Preparing and planning for death src=This website will help you find the information you need:

To plan for your death»
Death may come expectedly, or it could be without warning following an accident or sudden illness. That’s why it is important to Diversitayand to:

  • Make a will: Writing a will lets you plan what happens to your money and possessions after you die, as well who cares for any children you may have.
  • Record your funeral wishes: Have you ever thought about what you want for your funeral? Would you want to be buried or cremated? Where do you want your funeral to be held? Do you want readings and, if so, which ones and read by whom? It can be helpful for those left behind to know what you want – a gesture of love to them.
  • Plan your future care and support: As we go through life, many of us will eventually need caring for. Some of us might also lose capacity to make decisions ourselves. You can talk to your family and healthcare professionals (such as your GP) about the sort of care you would like.
  • Register as an organ donor: Other people can benefit from your organs after your death if you register as an organ donor.
  • Tell your loved ones your wishes: Before you finalise any of these things, consider talking them through with those close to you. This gives them chance to listen to your thoughts and feelings as well as sharing their views about the future. If you have important documents about your wishes, keep them in a safe place and let your loved ones know where they are.

Look at our checklist about planning for your own death. You will find contact details of local and national organisations which may be able to help you at our resource list .

To plan for the death of another »
You may have been asked to help, or might have been put in charge of the end of life planning for another. That person may be a loved one or a friend. It is a great honour and responsibility to help with, or handle that planning. Preparing in advance will help you to complete this process.

Look at our checklist about planning for someone else’s death. You will find contact details of local and national organisations which may be able to help you at our resource list.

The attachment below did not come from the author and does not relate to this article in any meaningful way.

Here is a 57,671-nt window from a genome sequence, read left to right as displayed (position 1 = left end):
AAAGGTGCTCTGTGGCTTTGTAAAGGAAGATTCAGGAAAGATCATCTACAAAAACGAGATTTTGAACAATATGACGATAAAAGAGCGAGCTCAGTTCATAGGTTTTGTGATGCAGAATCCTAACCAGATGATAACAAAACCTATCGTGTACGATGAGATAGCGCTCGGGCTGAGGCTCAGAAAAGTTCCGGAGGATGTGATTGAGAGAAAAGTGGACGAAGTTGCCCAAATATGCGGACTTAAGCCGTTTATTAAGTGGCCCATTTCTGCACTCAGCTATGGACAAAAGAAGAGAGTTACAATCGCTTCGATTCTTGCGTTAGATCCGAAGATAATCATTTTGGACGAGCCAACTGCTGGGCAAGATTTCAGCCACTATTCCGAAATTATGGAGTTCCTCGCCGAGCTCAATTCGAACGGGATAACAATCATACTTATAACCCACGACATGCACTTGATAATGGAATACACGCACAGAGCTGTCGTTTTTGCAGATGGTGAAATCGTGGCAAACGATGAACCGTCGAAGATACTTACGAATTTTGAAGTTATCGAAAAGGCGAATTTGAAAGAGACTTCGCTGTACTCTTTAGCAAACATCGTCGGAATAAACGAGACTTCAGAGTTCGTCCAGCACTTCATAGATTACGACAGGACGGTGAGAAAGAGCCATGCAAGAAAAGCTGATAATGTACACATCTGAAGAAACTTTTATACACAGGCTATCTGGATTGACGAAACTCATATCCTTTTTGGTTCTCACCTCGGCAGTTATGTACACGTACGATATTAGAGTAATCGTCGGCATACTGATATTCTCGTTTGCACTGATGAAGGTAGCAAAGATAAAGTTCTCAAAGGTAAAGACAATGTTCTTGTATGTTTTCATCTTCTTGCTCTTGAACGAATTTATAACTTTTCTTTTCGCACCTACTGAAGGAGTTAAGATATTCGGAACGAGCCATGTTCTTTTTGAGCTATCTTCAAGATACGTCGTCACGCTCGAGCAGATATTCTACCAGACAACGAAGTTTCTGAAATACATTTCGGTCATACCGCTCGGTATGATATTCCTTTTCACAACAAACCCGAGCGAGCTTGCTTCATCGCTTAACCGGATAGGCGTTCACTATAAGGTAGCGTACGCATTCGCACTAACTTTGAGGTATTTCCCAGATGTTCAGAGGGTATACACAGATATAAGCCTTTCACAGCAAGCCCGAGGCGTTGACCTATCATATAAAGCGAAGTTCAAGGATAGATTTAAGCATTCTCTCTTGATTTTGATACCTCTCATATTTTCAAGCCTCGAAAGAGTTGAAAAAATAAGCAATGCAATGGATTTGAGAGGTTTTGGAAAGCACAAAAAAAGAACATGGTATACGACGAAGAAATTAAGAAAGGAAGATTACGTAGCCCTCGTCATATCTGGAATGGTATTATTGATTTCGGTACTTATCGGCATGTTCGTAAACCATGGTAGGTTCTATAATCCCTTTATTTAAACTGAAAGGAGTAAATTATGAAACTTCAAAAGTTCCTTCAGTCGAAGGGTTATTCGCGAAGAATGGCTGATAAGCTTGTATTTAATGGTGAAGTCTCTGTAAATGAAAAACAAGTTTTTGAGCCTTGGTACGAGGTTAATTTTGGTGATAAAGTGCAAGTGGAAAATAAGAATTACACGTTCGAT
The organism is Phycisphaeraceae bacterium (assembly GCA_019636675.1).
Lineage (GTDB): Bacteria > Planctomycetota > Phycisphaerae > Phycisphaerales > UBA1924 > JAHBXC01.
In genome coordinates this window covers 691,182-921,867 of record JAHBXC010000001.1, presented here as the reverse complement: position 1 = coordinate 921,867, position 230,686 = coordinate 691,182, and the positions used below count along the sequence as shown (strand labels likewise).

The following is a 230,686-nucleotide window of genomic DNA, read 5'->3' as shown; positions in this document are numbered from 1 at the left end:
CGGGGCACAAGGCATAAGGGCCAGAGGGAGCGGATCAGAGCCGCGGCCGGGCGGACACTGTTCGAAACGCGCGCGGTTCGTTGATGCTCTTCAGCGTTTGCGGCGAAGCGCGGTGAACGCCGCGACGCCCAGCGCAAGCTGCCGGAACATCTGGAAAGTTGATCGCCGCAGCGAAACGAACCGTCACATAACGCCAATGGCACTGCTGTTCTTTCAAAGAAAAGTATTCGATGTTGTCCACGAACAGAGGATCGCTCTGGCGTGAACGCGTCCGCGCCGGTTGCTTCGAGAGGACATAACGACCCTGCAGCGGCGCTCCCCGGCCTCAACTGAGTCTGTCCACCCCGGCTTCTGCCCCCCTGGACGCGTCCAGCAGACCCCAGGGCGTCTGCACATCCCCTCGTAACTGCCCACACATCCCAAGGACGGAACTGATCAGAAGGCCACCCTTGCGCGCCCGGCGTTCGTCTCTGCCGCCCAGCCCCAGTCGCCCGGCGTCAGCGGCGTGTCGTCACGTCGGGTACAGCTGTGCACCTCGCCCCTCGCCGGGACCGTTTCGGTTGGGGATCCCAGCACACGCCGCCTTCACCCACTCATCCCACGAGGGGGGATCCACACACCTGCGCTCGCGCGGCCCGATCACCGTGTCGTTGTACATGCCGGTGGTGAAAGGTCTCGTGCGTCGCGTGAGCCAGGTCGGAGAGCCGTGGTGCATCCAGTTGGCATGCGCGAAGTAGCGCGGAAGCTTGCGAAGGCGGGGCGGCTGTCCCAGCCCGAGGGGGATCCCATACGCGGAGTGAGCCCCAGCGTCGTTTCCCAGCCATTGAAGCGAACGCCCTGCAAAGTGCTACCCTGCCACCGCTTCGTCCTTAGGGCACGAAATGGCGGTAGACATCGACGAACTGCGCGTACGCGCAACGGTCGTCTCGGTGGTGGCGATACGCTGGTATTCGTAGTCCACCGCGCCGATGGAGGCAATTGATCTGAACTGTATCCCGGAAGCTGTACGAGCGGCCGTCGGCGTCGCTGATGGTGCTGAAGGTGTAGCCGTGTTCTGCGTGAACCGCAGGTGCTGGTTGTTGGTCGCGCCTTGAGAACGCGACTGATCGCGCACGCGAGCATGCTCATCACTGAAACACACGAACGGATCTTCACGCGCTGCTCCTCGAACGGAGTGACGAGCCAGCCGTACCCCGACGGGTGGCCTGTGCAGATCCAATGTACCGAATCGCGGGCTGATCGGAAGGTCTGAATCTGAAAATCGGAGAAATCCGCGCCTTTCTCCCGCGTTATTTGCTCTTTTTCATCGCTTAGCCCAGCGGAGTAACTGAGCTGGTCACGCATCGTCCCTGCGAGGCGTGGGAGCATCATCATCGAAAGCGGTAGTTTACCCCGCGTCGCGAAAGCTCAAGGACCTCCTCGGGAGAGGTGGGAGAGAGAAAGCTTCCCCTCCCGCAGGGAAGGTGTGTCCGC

Someone has died, now what should I do? »
You may have no specific responsibilities but simply want to help or contribute in some way, or you may have been named to handle the funeral arrangements and/or estate matters.  If someone is nominated in a will to deal with someone’s estate after their death, this is usually called being an executor. If no will was made, this will be the responsibility of the administrator or personal representative of the person who has died.

You will need to carry out the instructions of the person who has died or make any arrangements which they did not make before their death. Being prepared and understanding all the tasks which need to be done can be really helpful at this sad time.

Look at our checklist about what to do when someone has died. You will find contact details of local and national organisations which may be able to help you at our resource list.

Finding help now for yourself or another person »
You or a family member can ask for help from a local hospice or palliative care service. Your GP, hospital doctor or district nurse can arrange for you or a family member to be referred, or you can refer yourself.

Make sure that you talk to your doctor or any of the staff caring for you if you have worries or concerns or want to discuss the option of a referral. If your needs are urgent, ring NHS 111 and explain that you would like to speak to someone about getting help at home urgently. Many staff and volunteers are available to support patients receiving palliative and end of life care at home.

It is important to discuss your wishes and preferences for care with your district nurse and GP. They may enlist the help of a Marie Curie nurse, care assistants, a community dietician, occupational therapist, physiotherapist, a social worker, a family support worker or a benefits advisor, or can liaise with local hospices to organise care and support at home. These staff will assess your needs and organise care specially tailored to you and your family or carer. The team will make every effort to make sure you remain at home, if that is your wish. If this is not possible, they can explore alternatives such as a care home, a hospice or hospital care.

It can also be helpful to ask your GP to let the out of hours service know you are receiving palliative care, so that they know about your care arrangements. You should also keep all your end of life care planning information together in a folder which, in Surrey and Kent, is known as the yellow folder. Your GP and/or your district nurse will be able to help you to put one of these together.

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